The look is maybe a projection of intelligence, at least in respect to the majority of the local population !
Zach - as mentioned, it is complicated to envision how the joint articulations in the forelimb work in concert without a 3d working model. I hope to do more work on this in future ( I'm far more comfortable restoring dinosaurs ), but this was an interesting challenge.

Nathan said...

I think I see... in its unnaturally splayed posture (the better to expose its anatomy!) the wingtips are rotated forward, but in a more normal squirrely stance they would point up and back.

If it makes you feel any better, they misspelled "ginkgo", too. Also, "pterodacytl", in the title, probably shouldn't have been capitalized, since it's not a proper name.

So, does "local population" refer to us, or to its contemporaries?

Zach Miller said...

Thanks for the explaination, Mike. You're right--without the use of a 3D model, getting those joint orientations right is a real challenge with pterosaurs. Dave Hone explained it as basically the wing finger folds the opposite direction (away from the palm) as the clawed fingers. But then the wing phalanges themselves would "curl" upwards during flight? See, it's just hard to imagine. I need to make a 3D model, maybe with wire and clay.

Mike S said...

Nathan - Let me put it this way, the sense I wanted to elicit was of a small "arboreal" creature, perched precariously amongst gracile branchlets of the ginkgo (smaller and much more delicate than N. American ginkgo)... Alex liked the idea of it "swaying in the breeze ". Most vertebrates have more "range of motion" throughout there anatomy than we often give them credit for, so rather than adopting a posture, that one would readily recognize as typical for a pterosaur that is "grounded", I wanted to play with it a little...(maybe "unusual rather than "unnatural"?)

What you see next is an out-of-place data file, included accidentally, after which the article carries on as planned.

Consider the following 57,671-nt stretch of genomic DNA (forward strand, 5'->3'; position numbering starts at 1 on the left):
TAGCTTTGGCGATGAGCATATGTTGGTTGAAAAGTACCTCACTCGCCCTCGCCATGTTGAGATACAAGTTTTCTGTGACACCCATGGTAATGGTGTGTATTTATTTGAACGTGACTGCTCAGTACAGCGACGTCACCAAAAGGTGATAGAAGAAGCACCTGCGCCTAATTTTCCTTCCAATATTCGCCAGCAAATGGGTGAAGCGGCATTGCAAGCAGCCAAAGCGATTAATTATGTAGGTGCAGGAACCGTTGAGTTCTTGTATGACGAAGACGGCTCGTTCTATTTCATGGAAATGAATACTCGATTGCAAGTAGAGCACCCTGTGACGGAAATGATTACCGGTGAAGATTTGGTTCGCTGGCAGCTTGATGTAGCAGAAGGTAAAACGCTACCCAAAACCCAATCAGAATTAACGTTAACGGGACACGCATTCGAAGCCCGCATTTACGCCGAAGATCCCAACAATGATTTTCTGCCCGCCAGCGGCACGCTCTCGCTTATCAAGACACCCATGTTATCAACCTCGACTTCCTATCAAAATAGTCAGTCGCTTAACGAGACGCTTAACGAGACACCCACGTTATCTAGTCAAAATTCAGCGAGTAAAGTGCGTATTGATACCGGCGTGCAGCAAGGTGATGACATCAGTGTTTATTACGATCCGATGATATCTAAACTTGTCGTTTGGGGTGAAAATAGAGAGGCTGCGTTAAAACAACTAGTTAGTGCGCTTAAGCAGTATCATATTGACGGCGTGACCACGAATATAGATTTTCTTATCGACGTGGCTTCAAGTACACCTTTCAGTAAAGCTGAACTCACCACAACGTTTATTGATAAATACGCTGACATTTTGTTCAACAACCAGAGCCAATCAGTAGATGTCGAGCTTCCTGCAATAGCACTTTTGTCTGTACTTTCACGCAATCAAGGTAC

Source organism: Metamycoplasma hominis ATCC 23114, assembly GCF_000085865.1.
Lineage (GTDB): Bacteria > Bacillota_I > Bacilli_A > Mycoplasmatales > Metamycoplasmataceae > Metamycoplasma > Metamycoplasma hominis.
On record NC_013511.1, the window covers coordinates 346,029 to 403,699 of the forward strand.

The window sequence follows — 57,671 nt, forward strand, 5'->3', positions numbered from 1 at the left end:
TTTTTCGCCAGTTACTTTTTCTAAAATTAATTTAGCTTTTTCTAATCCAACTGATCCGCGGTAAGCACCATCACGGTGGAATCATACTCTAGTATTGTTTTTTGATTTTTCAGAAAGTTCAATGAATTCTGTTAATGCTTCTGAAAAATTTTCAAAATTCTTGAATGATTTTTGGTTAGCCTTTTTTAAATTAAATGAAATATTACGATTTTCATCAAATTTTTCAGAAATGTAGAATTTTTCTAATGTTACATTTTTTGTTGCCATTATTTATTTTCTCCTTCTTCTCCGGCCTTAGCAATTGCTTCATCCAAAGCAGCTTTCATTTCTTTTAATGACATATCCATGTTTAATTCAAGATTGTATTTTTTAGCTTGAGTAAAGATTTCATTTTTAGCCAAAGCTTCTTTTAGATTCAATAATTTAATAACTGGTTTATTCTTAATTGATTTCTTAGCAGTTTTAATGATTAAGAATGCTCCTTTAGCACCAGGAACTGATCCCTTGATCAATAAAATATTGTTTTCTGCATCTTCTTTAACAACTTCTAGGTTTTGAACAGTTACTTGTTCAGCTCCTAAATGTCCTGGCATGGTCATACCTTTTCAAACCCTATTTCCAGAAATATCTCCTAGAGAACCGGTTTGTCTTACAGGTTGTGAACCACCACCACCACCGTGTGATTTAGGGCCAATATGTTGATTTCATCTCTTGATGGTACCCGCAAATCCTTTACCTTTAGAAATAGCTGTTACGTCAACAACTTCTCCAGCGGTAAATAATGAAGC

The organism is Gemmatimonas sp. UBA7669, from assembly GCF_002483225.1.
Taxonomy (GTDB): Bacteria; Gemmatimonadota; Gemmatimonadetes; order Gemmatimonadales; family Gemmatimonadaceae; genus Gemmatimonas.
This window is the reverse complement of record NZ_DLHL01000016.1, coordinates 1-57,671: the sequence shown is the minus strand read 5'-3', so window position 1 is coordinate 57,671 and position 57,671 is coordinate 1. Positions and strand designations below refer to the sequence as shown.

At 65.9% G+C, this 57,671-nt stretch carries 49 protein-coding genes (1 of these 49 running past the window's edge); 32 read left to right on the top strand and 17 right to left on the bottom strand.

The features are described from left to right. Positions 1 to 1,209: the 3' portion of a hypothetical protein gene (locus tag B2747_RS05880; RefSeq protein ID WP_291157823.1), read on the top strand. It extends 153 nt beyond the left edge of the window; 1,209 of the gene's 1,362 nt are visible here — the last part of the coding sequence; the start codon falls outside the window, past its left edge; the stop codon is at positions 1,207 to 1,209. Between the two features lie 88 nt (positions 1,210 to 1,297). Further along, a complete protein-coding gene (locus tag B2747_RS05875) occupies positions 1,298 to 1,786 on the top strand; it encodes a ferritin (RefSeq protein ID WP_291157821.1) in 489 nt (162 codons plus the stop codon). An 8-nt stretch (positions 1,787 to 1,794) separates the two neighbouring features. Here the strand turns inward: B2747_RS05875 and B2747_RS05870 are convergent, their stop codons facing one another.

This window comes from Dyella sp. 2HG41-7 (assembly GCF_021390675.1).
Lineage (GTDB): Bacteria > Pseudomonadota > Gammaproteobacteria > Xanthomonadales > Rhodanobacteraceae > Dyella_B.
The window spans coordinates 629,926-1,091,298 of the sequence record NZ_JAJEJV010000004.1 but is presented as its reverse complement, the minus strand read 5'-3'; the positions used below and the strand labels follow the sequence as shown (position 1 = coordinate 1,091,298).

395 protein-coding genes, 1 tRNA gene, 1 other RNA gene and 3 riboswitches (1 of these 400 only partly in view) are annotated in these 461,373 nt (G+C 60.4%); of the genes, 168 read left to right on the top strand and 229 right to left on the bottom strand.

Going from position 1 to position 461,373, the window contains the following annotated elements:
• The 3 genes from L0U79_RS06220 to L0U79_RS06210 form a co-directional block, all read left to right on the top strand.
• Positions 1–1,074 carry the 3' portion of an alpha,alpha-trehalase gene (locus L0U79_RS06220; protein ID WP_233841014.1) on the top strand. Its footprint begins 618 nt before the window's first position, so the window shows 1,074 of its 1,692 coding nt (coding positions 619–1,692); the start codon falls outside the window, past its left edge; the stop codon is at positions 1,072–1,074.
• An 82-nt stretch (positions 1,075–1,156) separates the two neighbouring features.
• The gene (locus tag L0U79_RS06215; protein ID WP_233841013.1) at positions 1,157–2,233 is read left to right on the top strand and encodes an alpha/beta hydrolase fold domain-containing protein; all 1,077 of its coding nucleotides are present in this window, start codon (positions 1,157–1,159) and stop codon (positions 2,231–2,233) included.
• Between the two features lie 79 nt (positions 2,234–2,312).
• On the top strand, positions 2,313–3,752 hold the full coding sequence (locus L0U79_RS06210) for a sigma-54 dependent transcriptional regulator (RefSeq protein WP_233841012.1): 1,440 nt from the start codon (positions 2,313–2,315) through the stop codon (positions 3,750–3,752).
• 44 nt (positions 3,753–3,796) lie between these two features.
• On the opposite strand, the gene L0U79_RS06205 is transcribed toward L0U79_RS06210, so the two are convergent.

Spelling errors and twisting of facts, all par for the course, when dealing with mainstream press!, I was referring to Mesozoic contemporaries...

Zach - Correct... Dave Hone has it exactly right. The excursion of the proximal joint of the wing digit is in "opposition to the first 3... It is a bizarre organization to contemplate. Use yourself as a model to work out the forelimb mechanics, pretend you are a pterosaur in flight by doing the following . . .
1 - bend over, body held in a horizontal plane (as if in flight)
2- extend your arm out along the same horizontal plane, upper arm sub-perpendicular to the axis of your body, bent at the elbow so that your lower arm points out and away from your body
3- now supinate, so that the palm of your hand and fingers face forward
4- at this point, I would come along, attach a wooden splint to your ring finger and hyperextend it ( dislocating at the metacarpal joint ) effectively simulating the wing digit
5- remove pinky with circular saw to complete the effect (optional)

So, as a "result, the "palm" (likely a patch of thickened integument / callus at the distal end of the fourth metacarpal) and first 3 reduced digits face "palm surface" forward, as the animal flys.